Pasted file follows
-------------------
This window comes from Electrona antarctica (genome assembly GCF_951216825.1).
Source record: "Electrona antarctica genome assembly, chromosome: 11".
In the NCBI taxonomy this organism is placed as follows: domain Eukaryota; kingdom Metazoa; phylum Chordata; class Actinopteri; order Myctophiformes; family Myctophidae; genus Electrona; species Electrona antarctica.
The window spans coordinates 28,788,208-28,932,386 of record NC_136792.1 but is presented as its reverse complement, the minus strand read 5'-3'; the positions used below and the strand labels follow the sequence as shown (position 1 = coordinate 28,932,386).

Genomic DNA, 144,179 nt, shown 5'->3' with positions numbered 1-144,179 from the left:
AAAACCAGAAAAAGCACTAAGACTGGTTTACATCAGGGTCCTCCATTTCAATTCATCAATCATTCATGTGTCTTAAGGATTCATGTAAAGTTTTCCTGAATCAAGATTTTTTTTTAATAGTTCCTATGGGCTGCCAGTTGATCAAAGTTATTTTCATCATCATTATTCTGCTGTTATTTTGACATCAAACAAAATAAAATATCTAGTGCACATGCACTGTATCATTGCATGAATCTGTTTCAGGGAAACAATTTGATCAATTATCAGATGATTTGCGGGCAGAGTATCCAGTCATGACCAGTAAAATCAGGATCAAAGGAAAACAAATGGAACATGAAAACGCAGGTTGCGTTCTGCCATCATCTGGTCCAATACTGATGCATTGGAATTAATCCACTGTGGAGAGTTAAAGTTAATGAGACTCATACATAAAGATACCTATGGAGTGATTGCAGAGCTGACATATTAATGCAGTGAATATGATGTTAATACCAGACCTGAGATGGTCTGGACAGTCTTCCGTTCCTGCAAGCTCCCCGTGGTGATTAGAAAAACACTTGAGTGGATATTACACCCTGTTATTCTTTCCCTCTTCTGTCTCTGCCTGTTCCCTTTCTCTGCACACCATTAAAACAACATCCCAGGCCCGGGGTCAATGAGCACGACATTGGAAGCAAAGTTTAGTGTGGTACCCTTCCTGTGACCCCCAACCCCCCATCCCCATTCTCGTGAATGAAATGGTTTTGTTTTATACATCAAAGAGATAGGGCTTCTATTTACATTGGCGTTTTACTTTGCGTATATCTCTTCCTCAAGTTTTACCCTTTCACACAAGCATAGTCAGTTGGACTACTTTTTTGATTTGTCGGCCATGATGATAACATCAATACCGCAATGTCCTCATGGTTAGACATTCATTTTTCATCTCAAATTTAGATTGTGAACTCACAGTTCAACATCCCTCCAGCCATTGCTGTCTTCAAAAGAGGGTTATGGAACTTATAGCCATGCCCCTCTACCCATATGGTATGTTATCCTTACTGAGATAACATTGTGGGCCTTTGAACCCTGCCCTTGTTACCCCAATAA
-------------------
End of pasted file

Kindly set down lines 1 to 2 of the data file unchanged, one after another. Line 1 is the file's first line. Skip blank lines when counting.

This window comes from Electrona antarctica (genome assembly GCF_951216825.1).
Source record: "Electrona antarctica genome assembly, chromosome: 11".